/stories/2019/09/um-professor-elected-fellow-of-the-american-geophysical-union
UM professor elected Fellow of the American Geophysical Union

UM professor elected Fellow of the American Geophysical Union

Dennis Hansell on the Ross Ice Shelf, 2013

By Diana Udel

Dennis Hansell on the Ross Ice Shelf, 2013

UM professor elected Fellow of the American Geophysical Union

By Diana Udel
Dennis Hansell honored for his outstanding contributions to the geosciences

MIAMI—University of Miami Rosenstiel School of Marine and Atmospheric Science Professor Dennis Hansell has been elected a 2019 Fellow of the American Geophysical Union (AGU), a distinguished honor that recognizes scientists for their remarkable contributions in the Earth and space sciences. 

Hansell, a professor of ocean sciences, has been at the Rosenstiel School for over 18 years. His research interests are the biogeochemistry of the major elements—such as carbon and nitrogen—and the role of dissolved organic matter in the ocean’s carbon cycle. During his career, Hansell has spent more than two years at sea aboard research vessels, where his research has taken him to all of the major ocean basins and to all of the continents. In the course of his research, he has flown to and landed on the ice shelves of Antarctica in C130 aircraft operated by the U.S. military, broken ice for great distances on vessels plying polar seas, and met with inhabitants of remote Yupik villages of the Alaska coast. Soviet gunboats escorted his research vessel to Siberia near the end of the Cold War. 

“We are extremely pleased to have Dennis recognized by the American Geophysical Union for his tremendous contributions to ocean sciences and leading much of the early research to understand oceanic dissolved organic carbon and its impact on the Earth system,” said UM Rosenstiel School Dean Roni Avissar.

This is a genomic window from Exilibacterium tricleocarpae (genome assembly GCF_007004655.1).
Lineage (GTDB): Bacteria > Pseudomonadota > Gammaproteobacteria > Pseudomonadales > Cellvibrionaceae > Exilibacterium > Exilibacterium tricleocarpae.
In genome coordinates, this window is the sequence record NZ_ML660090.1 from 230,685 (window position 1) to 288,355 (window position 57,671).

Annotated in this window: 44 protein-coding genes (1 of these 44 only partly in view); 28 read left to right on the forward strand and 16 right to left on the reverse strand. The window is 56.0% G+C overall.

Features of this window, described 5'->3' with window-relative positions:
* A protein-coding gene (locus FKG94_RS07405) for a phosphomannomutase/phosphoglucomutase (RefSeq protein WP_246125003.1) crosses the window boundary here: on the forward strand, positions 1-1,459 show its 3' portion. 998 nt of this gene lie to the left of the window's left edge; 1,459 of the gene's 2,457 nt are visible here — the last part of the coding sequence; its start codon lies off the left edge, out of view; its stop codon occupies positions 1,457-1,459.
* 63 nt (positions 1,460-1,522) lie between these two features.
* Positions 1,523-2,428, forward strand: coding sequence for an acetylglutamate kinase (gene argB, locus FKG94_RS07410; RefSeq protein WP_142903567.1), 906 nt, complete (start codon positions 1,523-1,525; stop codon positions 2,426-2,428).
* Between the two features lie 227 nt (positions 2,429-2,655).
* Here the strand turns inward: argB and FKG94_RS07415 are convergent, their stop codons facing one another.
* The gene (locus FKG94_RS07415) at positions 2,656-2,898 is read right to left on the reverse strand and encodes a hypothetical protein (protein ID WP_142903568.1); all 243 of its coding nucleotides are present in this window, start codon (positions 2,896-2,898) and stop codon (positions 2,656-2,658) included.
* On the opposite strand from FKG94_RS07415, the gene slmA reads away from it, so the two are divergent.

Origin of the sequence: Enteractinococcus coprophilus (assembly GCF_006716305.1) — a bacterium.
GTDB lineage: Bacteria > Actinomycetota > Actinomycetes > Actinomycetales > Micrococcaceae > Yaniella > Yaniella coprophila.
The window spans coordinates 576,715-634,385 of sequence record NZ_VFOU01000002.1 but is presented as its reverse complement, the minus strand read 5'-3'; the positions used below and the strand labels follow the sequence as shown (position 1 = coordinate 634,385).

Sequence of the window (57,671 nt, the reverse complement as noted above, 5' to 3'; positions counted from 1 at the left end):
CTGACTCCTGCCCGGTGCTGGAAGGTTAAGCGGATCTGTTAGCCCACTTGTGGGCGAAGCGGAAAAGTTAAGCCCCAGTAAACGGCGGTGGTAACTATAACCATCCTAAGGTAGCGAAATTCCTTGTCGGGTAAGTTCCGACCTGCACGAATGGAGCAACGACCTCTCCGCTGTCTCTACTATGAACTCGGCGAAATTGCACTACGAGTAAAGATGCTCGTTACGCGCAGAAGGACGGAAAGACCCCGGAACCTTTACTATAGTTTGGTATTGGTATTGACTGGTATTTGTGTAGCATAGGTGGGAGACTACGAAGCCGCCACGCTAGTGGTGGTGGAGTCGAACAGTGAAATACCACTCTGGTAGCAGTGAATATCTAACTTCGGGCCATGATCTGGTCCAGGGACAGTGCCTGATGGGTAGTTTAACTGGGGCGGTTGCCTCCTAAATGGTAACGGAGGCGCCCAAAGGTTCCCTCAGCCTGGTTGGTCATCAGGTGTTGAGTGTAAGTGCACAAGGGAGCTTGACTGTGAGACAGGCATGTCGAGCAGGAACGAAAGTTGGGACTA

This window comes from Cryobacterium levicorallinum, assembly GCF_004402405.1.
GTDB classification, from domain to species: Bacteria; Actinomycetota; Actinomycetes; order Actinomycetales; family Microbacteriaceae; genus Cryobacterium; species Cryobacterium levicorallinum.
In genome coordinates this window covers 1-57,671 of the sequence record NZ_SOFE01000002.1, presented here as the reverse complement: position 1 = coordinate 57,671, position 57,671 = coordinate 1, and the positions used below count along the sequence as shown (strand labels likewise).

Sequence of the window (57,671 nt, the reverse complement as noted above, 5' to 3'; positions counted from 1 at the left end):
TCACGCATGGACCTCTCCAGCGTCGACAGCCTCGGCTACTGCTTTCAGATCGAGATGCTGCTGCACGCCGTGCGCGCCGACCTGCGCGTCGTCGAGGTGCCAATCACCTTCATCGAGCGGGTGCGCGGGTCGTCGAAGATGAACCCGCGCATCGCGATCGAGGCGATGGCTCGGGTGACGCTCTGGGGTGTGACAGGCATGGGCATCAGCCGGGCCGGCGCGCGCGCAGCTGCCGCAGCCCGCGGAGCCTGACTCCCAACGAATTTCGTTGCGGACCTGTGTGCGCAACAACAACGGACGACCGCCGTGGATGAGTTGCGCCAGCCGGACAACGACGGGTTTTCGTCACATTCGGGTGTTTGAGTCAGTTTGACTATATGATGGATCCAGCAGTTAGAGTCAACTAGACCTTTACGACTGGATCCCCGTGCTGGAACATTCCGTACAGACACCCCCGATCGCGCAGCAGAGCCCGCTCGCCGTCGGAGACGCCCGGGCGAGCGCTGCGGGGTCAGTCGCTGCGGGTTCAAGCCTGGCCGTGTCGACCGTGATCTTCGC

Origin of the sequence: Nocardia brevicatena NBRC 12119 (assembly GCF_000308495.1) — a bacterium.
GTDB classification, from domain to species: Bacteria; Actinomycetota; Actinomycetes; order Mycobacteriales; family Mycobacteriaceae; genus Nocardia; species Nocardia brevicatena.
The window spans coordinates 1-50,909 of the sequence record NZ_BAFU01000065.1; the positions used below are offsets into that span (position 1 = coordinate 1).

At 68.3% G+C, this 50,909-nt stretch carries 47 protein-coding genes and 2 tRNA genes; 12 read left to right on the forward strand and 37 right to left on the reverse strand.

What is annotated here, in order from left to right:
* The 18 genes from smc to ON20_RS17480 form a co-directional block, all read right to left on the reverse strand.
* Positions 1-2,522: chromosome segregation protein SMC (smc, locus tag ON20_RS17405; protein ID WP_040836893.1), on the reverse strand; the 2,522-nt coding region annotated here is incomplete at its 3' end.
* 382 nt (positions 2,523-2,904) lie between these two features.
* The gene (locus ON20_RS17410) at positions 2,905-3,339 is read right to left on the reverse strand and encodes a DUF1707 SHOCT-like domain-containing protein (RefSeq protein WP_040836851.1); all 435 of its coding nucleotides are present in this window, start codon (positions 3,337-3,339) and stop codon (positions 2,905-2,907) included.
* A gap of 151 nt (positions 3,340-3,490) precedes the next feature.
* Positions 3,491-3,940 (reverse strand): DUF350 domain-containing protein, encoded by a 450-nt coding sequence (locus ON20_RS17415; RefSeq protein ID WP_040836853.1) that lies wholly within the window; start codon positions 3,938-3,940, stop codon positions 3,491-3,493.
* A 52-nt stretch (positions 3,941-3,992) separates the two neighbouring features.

Hansell’s research was recognized by the American Geophysical Union with the 2014 Sverdrup Lecture, by the American Association for the Advancement of Science with election as a Fellow in 2018, and he has served on numerous national and international science committees. Among these, he served as chair of the United States Carbon Cycle Science Steering Group and vice-chair of the international project Integrated Marine Biogeochemistry and Ecosystem Research (IMBER). He presently serves as a member of the Board of Trustees of the Bermuda Institute of Ocean Sciences and as Chair-elect of the University-National Oceanographic Laboratory System (UNOLS) Council.

One of his most widely cited studies, “Dissolved organic matter in the ocean: A controversy stimulates new insights,” discusses the role dissolved organic matter plays in storing carbon in the ocean, which affects the global climate system.

“Dennis is a pioneer in measuring and interpreting the role of dissolved organic carbon in the ocean and its impact on the climate system,” said UM Rosenstiel School Professor and AGU Fellow Rana Fine.

Hansell joins UM Rosenstiel School faculty members and AGU Fellows Roni Avissar, Amy Clement, Rana Fine, Chris Harrison, Frank Millero, Joe Prospero, Sharon Smith and Peter Swart.

Fellowship in the AGU is an honor bestowed on only 0.1% of AGU membership in any given year. Hansell is one of 62 members joining the 2019 class of AGU Fellows who will be honored at the AGU Fall Meeting on Dec. 11 in San Francisco.